Many immigrants living in California eventually achieve lawful permanent resident (LPR) status. Once known as a “green card holder,” a lawful permanent resident has the option to apply to become a naturalized US citizen. Specific requirements exist for LPRs wishing to become naturalized citizens, including a continuous residence requirement.
The continuous residence requirement
The continuous residence requirement is straightforward: a lawful permanent resident must maintain a residence in the United States for five years before applying for naturalized citizenship. That doesn’t mean the person must own a home or rent an apartment, as the person could live with relatives or friends.
Lacking a lease or deed, the individual must provide proof of residence. Bank statements and other documents bearing the person’s address may satisfy the requirement. Applicants should understand that they must establish residency in a particular state for at least three months before applying, as well. Please be aware the law does have exceptions for people serving in the military and their family members.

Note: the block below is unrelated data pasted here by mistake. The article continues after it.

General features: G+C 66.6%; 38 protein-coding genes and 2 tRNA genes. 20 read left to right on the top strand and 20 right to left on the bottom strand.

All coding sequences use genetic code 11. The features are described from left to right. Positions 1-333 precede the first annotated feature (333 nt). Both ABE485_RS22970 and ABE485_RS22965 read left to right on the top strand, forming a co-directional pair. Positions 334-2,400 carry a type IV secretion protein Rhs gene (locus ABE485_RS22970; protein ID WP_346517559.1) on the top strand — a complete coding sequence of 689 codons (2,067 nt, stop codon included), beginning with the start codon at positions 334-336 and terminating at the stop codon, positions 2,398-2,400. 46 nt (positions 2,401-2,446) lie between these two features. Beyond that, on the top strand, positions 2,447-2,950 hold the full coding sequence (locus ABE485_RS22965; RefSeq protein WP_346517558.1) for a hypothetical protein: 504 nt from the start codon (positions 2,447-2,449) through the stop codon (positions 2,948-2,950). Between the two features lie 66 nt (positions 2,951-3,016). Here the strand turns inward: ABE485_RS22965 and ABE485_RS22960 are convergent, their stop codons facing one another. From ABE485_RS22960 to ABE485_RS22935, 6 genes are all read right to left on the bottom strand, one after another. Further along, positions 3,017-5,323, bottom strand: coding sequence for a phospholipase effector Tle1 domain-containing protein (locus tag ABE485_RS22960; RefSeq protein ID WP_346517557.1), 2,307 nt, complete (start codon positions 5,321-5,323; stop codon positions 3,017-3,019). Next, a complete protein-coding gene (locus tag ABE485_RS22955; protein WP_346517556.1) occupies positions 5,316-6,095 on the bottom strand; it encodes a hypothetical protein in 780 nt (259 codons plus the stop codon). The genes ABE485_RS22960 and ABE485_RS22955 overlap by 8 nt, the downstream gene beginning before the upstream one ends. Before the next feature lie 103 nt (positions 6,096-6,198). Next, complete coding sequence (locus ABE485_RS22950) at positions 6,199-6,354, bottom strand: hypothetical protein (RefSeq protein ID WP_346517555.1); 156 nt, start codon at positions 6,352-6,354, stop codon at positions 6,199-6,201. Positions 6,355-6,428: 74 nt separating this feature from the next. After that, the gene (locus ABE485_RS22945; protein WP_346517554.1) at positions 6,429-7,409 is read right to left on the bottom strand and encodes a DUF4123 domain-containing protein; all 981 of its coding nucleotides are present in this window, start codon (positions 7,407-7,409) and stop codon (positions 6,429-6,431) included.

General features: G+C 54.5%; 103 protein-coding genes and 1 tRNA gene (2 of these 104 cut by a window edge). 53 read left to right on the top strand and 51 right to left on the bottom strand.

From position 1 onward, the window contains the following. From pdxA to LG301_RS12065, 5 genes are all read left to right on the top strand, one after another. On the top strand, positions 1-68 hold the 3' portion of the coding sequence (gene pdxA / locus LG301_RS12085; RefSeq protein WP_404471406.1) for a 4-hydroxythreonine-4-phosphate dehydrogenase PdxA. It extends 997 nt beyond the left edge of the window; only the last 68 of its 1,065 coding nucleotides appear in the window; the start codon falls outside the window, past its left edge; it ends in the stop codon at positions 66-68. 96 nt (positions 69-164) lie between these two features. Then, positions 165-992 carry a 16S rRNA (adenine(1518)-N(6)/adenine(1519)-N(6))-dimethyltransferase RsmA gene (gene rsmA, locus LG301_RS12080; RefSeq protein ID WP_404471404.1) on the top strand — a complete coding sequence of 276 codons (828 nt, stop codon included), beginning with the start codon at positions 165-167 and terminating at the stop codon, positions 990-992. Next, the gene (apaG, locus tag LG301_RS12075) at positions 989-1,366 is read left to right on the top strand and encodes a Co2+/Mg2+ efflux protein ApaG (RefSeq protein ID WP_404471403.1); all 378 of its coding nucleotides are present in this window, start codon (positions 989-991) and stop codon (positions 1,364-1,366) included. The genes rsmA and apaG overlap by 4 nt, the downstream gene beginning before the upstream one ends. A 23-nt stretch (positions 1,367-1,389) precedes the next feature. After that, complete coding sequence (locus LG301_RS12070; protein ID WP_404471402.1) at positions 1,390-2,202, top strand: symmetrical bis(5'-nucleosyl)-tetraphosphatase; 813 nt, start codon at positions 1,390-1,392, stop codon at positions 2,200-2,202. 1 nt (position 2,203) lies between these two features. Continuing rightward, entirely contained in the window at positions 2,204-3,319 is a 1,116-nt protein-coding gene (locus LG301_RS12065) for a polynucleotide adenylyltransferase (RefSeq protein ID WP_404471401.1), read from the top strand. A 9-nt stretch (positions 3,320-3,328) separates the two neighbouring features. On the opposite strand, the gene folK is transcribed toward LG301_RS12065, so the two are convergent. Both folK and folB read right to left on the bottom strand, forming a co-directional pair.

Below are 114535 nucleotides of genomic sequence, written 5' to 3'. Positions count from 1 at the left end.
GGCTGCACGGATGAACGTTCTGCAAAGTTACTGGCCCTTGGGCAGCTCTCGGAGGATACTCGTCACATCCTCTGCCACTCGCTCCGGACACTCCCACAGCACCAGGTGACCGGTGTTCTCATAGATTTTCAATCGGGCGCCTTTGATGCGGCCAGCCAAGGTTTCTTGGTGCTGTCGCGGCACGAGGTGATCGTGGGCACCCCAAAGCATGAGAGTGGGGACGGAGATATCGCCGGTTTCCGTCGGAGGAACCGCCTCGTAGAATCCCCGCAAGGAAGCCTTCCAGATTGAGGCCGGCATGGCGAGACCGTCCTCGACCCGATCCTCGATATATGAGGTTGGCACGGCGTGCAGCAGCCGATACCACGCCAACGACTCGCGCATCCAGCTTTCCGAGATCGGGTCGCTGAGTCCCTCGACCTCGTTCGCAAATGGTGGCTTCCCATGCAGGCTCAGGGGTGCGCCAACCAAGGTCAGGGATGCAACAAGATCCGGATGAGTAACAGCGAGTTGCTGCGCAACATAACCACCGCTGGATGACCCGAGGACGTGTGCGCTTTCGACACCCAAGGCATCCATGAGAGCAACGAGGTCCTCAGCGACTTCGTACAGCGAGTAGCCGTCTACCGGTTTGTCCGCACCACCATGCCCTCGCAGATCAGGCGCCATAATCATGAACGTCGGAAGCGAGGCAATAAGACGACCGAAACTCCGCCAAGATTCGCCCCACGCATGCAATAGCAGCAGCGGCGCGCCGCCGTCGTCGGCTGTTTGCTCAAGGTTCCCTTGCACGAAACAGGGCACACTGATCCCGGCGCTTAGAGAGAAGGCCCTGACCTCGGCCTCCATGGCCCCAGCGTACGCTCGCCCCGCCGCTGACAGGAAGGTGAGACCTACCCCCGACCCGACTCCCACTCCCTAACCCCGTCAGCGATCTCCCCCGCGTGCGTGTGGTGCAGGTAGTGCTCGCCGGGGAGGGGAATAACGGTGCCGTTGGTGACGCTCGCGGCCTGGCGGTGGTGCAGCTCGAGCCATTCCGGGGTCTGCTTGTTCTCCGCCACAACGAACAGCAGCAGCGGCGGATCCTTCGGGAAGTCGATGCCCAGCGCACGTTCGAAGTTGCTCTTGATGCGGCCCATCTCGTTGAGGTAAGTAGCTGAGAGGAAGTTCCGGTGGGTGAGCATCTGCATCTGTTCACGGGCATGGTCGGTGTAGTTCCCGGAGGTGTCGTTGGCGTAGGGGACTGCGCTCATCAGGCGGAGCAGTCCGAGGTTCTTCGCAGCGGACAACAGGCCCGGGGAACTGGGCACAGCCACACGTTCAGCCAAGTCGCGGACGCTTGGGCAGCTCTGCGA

Addressing inaccurate decisions by immigration
An unfortunate situation may occur when someone did not violate the continuous residency requirement, but immigration officials believe the person did. Those who face inaccurate accusations of not being in the country for the entire term have options under immigration & naturalization law. Appeals and reconsiderations factor into many immigration decisions, and an initially negative action might end up reversed. Providing proof of residency that overcomes an initial adverse action may course-correct the situation.
Appearing before an immigration court judge may be necessary to address the problem. Providing appropriate evidence to the judge could lead to a decision that corrects any wrong decisions by immigration authorities.